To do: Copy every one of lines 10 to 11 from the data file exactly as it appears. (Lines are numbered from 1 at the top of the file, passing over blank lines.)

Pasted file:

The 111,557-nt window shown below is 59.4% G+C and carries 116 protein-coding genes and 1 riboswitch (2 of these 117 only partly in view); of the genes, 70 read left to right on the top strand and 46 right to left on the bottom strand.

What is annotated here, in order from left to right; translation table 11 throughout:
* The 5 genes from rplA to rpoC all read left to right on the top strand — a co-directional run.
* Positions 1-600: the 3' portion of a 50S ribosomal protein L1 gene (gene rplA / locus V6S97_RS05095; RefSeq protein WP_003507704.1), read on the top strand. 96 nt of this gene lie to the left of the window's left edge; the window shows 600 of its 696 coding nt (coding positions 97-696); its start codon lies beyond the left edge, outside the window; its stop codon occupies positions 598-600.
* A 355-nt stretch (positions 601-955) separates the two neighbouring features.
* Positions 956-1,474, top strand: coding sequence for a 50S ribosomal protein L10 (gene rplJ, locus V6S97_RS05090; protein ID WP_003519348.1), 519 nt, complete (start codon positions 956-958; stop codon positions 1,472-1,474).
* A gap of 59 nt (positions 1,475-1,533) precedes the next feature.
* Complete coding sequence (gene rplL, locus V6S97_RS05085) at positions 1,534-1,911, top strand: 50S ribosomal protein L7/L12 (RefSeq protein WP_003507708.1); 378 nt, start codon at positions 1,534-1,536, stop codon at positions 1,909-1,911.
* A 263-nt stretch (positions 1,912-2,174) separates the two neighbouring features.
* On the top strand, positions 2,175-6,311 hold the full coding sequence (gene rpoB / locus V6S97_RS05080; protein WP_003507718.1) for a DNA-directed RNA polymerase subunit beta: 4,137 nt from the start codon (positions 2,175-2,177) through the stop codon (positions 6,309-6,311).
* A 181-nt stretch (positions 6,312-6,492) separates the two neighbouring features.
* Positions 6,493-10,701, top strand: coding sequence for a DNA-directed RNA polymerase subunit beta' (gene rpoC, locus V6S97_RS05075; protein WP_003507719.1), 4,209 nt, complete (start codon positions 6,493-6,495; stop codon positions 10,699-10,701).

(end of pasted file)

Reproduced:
* On the top strand, positions 2,175-6,311 hold the full coding sequence (gene rpoB / locus V6S97_RS05080; protein WP_003507718.1) for a DNA-directed RNA polymerase subunit beta: 4,137 nt from the start codon (positions 2,175-2,177) through the stop codon (positions 6,309-6,311).
* A 181-nt stretch (positions 6,312-6,492) separates the two neighbouring features.